Loneliness has also been a problem for many during the lockdown. Those who work remotely all the time know that, lockdown notwithstanding, you have to be organised enough to maintain a social life: you can meet other remote workers and freelancers, see friends, network and so on.
Choosing this means being prepared
Working remotely in normal times is about choice and organisation, whereas working from home during the crisis was imposed on us all rather suddenly. Ideally, employees choose to switch to teleworking and the company supports them in this. It is especially important for the company to have a culture of remote working in order for it to be organised. For example, in my company, some of us are used to having remote meetings, communicating in writing, and using messaging systems such as Slack, which has helped us to keep in touch by having informal conversations too. On the other hand, a lot of companies have never used these tools, but have stuck with emails and phone calls. In other words, they were not really ready to go remote. They lacked both the remote working culture and the digital culture. And while my company is open to the idea, it hasn’t always been easy.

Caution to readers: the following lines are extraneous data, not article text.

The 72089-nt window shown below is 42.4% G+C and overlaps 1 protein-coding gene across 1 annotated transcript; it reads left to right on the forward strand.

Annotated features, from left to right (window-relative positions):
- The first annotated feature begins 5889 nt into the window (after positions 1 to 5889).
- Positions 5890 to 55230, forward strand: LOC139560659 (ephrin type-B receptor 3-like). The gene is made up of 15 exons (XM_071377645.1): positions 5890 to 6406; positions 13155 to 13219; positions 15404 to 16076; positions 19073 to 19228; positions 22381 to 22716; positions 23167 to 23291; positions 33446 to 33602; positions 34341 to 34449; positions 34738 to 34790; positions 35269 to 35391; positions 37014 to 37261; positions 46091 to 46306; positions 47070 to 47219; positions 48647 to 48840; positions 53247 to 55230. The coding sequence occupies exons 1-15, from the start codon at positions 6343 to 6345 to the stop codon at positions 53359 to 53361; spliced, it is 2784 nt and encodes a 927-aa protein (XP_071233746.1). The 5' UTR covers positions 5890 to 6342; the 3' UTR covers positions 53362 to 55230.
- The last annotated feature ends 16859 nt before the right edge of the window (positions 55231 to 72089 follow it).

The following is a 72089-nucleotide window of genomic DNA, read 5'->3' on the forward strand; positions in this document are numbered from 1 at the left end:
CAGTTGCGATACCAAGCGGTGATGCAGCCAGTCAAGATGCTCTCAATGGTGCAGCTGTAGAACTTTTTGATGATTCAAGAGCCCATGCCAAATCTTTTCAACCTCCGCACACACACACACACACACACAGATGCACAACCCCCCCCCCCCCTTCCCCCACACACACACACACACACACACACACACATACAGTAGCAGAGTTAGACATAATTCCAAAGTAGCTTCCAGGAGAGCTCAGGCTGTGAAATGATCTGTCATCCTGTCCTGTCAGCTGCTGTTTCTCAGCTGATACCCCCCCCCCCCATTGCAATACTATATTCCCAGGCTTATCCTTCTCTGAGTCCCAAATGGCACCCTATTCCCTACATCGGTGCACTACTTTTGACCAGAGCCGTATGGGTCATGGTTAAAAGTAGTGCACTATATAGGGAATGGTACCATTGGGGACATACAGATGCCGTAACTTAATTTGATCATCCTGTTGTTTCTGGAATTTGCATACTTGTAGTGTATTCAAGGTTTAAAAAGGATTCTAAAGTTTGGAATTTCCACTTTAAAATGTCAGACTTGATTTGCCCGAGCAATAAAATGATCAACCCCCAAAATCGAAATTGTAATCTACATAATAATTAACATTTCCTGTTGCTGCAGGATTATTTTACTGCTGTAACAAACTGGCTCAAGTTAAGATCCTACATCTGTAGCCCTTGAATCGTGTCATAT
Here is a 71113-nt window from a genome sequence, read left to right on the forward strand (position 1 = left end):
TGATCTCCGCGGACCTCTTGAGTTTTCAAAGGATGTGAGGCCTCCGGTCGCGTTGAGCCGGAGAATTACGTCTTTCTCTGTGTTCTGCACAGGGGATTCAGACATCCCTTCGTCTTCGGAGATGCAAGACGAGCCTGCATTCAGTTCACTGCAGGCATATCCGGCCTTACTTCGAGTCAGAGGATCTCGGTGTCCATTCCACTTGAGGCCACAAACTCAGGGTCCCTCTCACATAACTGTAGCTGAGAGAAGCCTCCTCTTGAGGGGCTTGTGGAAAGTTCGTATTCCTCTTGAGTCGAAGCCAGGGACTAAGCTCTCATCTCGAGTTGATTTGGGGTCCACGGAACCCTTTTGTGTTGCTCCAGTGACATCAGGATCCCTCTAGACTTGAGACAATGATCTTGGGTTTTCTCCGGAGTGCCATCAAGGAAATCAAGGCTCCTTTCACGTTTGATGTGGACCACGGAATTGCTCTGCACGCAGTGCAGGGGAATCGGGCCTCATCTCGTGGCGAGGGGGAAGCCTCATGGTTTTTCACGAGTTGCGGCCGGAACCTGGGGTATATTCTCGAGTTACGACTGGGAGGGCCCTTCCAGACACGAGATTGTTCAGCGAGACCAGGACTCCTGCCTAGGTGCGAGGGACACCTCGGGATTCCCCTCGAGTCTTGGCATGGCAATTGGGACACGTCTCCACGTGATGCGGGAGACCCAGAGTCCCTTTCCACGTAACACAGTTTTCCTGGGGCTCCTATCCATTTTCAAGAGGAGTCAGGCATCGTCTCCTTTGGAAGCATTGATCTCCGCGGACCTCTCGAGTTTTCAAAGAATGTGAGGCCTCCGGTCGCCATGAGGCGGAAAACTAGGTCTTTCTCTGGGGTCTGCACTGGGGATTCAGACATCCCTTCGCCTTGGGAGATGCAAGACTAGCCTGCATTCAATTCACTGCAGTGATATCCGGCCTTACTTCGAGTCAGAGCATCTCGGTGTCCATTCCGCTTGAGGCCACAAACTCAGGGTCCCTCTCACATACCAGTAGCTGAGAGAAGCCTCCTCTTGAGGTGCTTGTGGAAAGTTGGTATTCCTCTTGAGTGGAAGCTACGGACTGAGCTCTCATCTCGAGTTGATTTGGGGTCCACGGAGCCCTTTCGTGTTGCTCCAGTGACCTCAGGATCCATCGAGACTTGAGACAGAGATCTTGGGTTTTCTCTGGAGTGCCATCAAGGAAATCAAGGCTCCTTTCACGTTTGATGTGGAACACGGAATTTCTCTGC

Even when doing this by choice, you have to prepare yourself psychologically and materially, by thinking through how it is going to happen. Ask yourself why you are doing this, how, where and when, for example. I asked myself the following questions: Would I know how to get organised? Would I miss out on social ties? Would I have the self-discipline to make it work? These questions weren’t asked before the lockdown, which caught us all by surprise. But if you really want to work remotely, you have to be prepared if it is to work to your advantage.